Skip to content


Abinash Chandra Aditya Vs. Ananda Chandra Pal - Court Judgment

LegalCrystal Citation
SubjectCriminal
CourtKolkata
Decided On
Judge
Reported in(1904)ILR31Cal424
AppellantAbinash Chandra Aditya
RespondentAnanda Chandra Pal
Excerpt:
penal code (act xl v of 1860) sections 353, 149 - civil procedure code (act xiv of 1882) section 251--criminal force by members of an unlawful assembly to deter public servant from discharge of duty. - .....him to deliver possession of the property to the decree-holder and, second, that, upon the date that possession was attempted to be delivered, the warrant was a time expired warrant.2. so far as the first-mentioned ground is concerned, we are of opinion, after hearing learned counsel on both sides, that it must fail, because there is distinct evidence upon this record--evidence that has been accepted by the sessions judge on appeal--that, in addition to the parwana issued by the civil court for 'the ascertainment of mesne profits, there was another parwana for delivery of possession of the property decreed. that parwana, however, according to the case for the prosecution, was snatched away from the hands of the commissioner by some one or other of the accused, and therefore it.....
Judgment:

Ghose and Stephen, JJ.

1. The petitioners before us have been convicted of offences under Sections 147, 353, read with Section 149 and Section 379, read with Section 149, Indian Penal Code, and(upon an application made by them to this Court, a rule was granted to show cause why the conviction and sentences should not be set aside upon the grounds--first, that the warrant under which the Commissioner appointed by the Civil Court is said to have acted did not authorize him to deliver possession of the property to the decree-holder and, second, that, upon the date that possession was attempted to be delivered, the warrant was a time expired warrant.

2. So far as the first-mentioned ground is concerned, we are of opinion, after hearing learned Counsel on both sides, that it must fail, because there is distinct evidence upon this record--evidence that has been accepted by the Sessions Judge on appeal--that, in addition to the parwana issued by the Civil Court for 'the ascertainment of mesne profits, there was another parwana for delivery of possession of the property decreed. That parwana, however, according to the case for the prosecution, was snatched away from the hands of the Commissioner by some one or other of the accused, and therefore it could not be produced at the trial.

3. As regards the other ground upon which the rule was granted, it appears upon the evidence that, although a warrant for delivery of possession, as already mentioned, was issued to one Nobin Chandra, yet the date mentioned in it as the date for hearing; of the case in Court was the 30th March. Apparently there was some mistake in this connection, The original parwana that was issued was parwana addressed to one Jotindra Mohun. That was recalled, but, by some mistake or other, the date which was inserted in that document on the margin thereof, viz., the 30th; March 1908, was not altered, the date being left as it stood upon the original parwanas. Under Section 251, Code of Civil Procedure, it is the duty of the Court to specify in a warrant for execution of decree, whether it be a decree for delivery of possession or otherwise, the day on or before which the warrant must be executed, The 30th March 1903, which was specified in the margin of the document as the date of the hearing; of the case, seems to have been understood by all parties concerned as the date within which the warrant was to be executed. It is no doubt true, as has been pointed out by Mr. Sinha, that there was an order entered in the order-sheet under which the date of hearing 4 was subsequently fixed at a later date. It does not, however, appear that a notice of such date was given to the officer in charge of the execution of the warrant and, as we have already indicated the 30th March 1903, the date specified in the margin, seems to have been understood by all parties concerned as the date of contemplated by Section 351, Code of Civil Procedure. The occurrence in question took place on the 22nd April, that is to say, on a day subsequent to the day by which the warrant was to have been executed; and it is obvious that the Commissioner had no authority, if the view of the facts that we have already mentioned be correct, to go upon the land in the possession of the party, who resisted the execution and to attempt to deliver possession of it to the decree-holder. If he had no such authority, it seems to us that the petitioners could not be convicted of the offences with which they were charged. At one time, however, we were disposed to think that, even if the conviction under Sections 147 and 143 could not stand, yet the conviction under Section 379 could well stand, it being evidenced by one or two witnesses for the prosecution that some one or other of the accused took away some of the papers that the Commissioner had in his hands. But looking at the judgment of the Sessions Judge in appeal, it appears that, although the Magistrate convicted some of the accused for the substantive offence of theft under Section 879, Indian Penal Code, yet the Sessions Judge ruled otherwise; for he convicted all the accused persons of offences under Sections 147, 353 read with Sections 149 and 379 read with Section 149, Indian Penal Code. There could be, we need hardly say, no conviction under any of the two latter Sections, unless there was an unlawful assembly within the meaning of Section 143. For these reasons we think that the conviction and sentences in this case must be set aside. We order accordingly.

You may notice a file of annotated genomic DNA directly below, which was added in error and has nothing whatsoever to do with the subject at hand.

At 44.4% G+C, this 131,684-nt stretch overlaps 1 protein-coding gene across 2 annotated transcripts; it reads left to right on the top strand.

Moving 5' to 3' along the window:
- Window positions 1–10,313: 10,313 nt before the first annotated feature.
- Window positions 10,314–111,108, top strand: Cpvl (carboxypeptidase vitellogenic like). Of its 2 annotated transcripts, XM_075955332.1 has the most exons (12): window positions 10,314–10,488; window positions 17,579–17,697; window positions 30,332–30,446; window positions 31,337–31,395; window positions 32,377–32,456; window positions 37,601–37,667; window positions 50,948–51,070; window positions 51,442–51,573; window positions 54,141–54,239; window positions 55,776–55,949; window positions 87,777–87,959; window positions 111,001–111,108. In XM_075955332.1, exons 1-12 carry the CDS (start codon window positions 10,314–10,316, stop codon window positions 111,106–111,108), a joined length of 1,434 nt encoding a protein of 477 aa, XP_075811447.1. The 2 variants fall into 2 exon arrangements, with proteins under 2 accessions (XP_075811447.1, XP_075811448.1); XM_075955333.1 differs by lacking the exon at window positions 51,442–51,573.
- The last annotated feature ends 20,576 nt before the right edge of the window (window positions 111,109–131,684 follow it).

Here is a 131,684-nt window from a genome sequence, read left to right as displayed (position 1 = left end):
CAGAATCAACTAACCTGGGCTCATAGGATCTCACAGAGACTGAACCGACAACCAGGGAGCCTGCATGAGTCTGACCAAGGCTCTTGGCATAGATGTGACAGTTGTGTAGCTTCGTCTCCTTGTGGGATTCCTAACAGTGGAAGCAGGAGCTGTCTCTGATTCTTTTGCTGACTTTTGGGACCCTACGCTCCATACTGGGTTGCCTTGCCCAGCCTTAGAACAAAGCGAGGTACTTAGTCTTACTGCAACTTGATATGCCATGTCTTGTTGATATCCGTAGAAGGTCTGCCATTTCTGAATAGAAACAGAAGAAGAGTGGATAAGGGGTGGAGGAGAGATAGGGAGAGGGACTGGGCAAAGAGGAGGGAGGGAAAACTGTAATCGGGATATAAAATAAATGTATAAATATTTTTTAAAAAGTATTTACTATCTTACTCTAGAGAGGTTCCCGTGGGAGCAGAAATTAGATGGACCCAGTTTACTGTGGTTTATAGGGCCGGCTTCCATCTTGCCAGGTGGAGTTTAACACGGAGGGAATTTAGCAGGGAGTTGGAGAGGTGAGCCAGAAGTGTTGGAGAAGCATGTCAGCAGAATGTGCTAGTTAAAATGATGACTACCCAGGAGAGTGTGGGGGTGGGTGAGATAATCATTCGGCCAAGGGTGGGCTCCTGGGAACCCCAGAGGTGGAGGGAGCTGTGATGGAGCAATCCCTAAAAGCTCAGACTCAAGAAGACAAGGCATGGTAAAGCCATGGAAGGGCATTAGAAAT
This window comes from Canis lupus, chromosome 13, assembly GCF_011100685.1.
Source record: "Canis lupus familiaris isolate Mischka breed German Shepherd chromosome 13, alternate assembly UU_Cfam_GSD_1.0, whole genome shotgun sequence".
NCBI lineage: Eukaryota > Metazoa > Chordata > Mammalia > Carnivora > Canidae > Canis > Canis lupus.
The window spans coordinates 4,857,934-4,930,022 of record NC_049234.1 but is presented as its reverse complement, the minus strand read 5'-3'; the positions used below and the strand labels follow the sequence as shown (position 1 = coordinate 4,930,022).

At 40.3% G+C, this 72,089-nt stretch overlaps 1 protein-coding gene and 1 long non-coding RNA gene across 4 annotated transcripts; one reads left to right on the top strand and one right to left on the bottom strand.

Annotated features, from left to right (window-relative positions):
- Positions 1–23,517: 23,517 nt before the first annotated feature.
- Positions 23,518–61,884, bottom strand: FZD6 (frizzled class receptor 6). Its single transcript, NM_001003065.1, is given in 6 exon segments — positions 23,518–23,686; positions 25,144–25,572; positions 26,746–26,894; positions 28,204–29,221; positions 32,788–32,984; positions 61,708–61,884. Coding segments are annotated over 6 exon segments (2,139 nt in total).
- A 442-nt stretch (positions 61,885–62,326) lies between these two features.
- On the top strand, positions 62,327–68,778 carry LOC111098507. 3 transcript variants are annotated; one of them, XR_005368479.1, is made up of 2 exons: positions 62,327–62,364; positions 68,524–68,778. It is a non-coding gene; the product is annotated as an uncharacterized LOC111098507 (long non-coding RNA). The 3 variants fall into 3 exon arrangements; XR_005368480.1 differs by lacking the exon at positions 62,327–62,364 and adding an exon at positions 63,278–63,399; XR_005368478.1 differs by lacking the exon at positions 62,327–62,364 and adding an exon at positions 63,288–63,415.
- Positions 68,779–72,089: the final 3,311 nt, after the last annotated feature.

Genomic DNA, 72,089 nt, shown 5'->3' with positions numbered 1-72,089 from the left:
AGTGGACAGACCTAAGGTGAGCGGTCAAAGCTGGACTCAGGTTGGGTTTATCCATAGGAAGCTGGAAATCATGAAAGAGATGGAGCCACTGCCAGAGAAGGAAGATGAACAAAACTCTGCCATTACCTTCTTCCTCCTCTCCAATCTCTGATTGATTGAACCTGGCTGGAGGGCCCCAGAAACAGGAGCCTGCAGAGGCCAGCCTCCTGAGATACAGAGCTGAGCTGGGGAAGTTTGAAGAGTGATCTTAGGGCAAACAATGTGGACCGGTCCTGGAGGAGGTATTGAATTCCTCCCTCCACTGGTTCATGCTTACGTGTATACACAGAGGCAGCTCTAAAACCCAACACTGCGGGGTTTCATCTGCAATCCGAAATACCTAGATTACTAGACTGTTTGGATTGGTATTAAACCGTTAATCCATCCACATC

Save Judgments// Add Notes // Store Search Result sets // Organizer Client Files //